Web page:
honeycomb-beelinegem to Gemfile
- add Honeycomb API key to secrets
- generate Honeycomb configuration using the Beeline’s Rails generator:
bundle exec rails generate honeycomb YOUR_API_KEY --dataset rails
Once Molly’s PR got merged, the DEV team was sending data to Honeycomb and gaining new insights.
“It was super straightforward, and honestly that got us probably 80% of the way there,” said Molly. “Any tool where you can get up and running so quickly is huge.”
By using the Ruby Beeline first, Molly reduced the overhead of starting out compared to instrumenting the entire application from scratch. “If you can get value out of it before you even have to customize? That’s a pretty big deal. If you have to go into the weeds before you can get value? That’s a blocker for a lot of people.”
Once she used Honeycomb with production data, Molly thought of specific areas she wanted to instrument in more detail. Observability isn’t all-or-nothing. The incremental approach is a lot less scary.
Honeycomb has several features that encourage users to dive in and start querying. The suggested queries on the home page help users get oriented.
“That’s one of the first things I start most of the videos with,” Molly said, referring to the instructional videos she makes for her teammates. Looking at the home page, Molly said, “something sticks out and then I kind of dive into it.”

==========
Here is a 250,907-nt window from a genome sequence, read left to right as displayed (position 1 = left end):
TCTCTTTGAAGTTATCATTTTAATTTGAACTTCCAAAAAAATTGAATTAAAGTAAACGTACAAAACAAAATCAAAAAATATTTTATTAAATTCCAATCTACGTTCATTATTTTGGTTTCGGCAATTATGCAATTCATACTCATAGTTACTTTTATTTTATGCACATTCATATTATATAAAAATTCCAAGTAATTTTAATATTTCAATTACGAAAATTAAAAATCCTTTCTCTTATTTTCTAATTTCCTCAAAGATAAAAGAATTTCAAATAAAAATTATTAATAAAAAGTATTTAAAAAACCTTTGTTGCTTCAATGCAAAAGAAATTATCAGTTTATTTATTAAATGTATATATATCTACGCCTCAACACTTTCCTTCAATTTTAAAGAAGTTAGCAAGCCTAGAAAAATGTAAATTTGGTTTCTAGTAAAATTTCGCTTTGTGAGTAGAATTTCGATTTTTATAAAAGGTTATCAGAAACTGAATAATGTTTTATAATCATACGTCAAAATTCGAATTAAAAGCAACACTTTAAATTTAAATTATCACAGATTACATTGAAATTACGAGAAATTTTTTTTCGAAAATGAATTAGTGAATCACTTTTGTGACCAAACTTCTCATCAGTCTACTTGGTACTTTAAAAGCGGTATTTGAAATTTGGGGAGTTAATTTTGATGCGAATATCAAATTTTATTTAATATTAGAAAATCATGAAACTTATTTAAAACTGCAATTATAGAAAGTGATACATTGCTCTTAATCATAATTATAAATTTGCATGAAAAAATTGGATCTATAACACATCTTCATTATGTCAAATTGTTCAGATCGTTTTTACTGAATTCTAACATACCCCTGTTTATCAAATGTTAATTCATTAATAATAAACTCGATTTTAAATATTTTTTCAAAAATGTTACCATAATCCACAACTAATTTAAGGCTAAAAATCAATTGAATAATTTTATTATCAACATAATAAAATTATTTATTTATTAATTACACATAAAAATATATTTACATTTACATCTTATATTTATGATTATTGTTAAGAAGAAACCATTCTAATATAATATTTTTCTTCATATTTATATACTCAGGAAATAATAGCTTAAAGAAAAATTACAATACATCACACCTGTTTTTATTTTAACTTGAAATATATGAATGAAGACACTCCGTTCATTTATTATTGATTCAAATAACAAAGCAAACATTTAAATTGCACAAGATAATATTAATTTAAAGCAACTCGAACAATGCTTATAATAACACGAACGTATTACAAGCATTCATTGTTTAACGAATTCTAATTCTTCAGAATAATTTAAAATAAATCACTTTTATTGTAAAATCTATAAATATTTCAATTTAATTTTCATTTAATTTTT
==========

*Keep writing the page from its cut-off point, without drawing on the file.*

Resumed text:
Another feature of Honeycomb that Molly appreciates is the query builder, in particular, the autocomplete. “That helps immensely in trying to figure out what fields you want to query for.”
Rather than having users type into a blank query editor, the query builder reduces friction by breaking up clauses into separate fields. There’s no bespoke query language to learn, it’s SQL but more visual and with suggestions.
With the query builder you don’t have to memorize all the fields the app is sending to Honeycomb. This evens the playing field among team members.
Molly described to her coworkers the mindset she has when investigating interesting data in Honeycomb: “Sometimes I’m not even quite sure how I’m gonna filter down into what I want, but I just start typing and I start scrolling and I start looking.”
BubbleUp is another unique feature in Honeycomb that Molly finds super helpful. “Let me tell you how many times I’ve been on other platforms where all I want is to just narrow down that graph with a drag and drop, and you can’t.”
Rather than trying to correlate system behavior and line up time periods across separate graphs, BubbleUp does the work of comparing the baseline to the outlier data you’ve selected.
Another Honeycomb feature Molly loves is the saved queries. “Usually I’m opening like, tab after tab after tab after tab trying to save all my queries. I go down one path and it doesn’t return anything, so then I have to go all the way back.”
Honeycomb automatically saves your query history and displays them in the sidebar. “Having those saved queries, you can literally just go over to your sidebar, you can easily go back, you can go down a rabbit hole and come back to your starting point in seconds. That’s one feature that’s really stood out to me in Honeycomb that I haven’t really seen anywhere else.”
The shared history and query permalinks make it easy to collaborate and get a second set of eyes, or to prevent multiple people from hitting the same dead ends. “If you’re having an incident you can slap the link to people. They can see your history as well so then they can recreate what you did and possibly find issues with it, possibly take it down their own path.”
If you're a Rails developer, you can add the Beeline gem to your app and start sending data today. Go to honeycomb.io/signup to start for free.